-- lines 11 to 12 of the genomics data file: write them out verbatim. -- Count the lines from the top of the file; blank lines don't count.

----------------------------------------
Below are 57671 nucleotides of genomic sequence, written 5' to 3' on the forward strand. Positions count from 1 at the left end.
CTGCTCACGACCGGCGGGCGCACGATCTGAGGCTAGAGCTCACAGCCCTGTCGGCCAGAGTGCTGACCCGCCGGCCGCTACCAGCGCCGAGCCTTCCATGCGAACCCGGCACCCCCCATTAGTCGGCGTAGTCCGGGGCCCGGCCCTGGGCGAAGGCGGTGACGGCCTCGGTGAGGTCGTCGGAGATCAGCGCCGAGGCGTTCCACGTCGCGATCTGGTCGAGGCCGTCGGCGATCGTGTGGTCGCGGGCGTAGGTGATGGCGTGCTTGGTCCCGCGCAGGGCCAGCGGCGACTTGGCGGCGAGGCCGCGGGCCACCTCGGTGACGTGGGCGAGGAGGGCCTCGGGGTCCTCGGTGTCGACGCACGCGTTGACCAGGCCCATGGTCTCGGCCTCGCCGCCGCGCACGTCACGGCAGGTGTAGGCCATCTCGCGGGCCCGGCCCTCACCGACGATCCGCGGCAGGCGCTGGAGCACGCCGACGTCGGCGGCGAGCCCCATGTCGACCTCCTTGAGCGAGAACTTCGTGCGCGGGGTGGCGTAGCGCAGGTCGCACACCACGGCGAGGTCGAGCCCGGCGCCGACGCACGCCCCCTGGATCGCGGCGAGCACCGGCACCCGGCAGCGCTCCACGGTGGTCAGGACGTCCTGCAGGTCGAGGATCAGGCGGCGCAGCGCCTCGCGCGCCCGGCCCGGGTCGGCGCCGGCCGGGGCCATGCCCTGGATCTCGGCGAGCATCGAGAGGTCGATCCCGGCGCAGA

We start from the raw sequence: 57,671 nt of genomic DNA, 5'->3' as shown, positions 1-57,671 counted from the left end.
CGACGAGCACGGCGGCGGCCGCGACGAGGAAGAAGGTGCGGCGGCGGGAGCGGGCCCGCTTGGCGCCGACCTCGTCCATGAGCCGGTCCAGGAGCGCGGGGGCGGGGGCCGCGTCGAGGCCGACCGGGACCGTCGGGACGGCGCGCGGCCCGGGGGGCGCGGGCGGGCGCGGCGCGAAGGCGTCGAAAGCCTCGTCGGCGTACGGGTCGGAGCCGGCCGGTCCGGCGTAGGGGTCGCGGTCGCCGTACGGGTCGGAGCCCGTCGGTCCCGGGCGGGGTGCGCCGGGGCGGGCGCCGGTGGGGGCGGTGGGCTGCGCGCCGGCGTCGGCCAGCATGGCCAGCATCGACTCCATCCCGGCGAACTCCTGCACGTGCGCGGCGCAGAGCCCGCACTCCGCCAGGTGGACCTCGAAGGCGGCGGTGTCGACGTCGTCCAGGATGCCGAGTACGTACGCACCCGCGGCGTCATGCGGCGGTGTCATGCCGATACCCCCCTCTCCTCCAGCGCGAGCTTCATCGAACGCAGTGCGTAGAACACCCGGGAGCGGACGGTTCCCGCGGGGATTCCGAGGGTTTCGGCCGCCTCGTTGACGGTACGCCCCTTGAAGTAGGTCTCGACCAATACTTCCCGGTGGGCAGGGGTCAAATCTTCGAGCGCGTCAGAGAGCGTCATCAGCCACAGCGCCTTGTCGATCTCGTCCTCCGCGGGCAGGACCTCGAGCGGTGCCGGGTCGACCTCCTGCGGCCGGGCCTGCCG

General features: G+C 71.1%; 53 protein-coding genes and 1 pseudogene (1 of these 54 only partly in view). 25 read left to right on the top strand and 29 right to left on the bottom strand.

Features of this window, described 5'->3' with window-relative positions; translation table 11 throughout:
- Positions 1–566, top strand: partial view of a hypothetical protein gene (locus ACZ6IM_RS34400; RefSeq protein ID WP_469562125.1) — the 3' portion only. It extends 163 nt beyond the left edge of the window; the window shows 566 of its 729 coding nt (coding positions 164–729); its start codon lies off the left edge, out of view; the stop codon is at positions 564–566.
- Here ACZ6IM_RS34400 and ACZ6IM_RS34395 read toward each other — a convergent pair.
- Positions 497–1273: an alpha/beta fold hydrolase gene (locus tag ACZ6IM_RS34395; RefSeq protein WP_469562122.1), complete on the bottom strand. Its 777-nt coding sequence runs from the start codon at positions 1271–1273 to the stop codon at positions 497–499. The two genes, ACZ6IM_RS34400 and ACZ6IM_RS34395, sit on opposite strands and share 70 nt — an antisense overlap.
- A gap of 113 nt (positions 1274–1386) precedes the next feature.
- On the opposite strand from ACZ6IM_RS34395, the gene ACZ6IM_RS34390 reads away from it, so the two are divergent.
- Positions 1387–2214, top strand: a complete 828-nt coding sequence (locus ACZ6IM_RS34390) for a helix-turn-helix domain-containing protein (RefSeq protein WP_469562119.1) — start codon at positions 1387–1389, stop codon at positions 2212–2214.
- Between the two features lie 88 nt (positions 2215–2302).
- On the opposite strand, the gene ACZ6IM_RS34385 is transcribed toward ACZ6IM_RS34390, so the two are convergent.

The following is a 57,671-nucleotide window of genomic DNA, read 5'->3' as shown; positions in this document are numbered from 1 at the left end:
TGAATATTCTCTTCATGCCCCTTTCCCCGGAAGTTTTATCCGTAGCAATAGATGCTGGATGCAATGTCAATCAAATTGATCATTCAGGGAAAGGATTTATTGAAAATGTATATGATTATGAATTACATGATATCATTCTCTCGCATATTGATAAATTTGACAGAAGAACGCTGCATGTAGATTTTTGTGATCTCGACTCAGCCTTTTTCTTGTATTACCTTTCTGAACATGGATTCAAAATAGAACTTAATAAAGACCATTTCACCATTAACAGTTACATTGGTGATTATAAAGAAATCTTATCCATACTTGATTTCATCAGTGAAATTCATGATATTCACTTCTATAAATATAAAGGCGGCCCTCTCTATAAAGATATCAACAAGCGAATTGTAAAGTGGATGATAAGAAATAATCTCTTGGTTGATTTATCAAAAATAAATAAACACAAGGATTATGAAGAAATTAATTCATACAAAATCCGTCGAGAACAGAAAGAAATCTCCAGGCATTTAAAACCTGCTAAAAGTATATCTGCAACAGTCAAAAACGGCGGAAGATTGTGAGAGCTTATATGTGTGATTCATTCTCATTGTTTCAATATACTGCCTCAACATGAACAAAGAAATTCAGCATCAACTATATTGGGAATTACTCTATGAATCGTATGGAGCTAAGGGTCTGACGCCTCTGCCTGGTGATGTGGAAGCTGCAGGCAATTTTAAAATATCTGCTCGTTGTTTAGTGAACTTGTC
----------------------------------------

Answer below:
- On the opposite strand from ACZ6IM_RS34395, the gene ACZ6IM_RS34390 reads away from it, so the two are divergent.
- Positions 1387–2214, top strand: a complete 828-nt coding sequence (locus ACZ6IM_RS34390) for a helix-turn-helix domain-containing protein (RefSeq protein WP_469562119.1) — start codon at positions 1387–1389, stop codon at positions 2212–2214.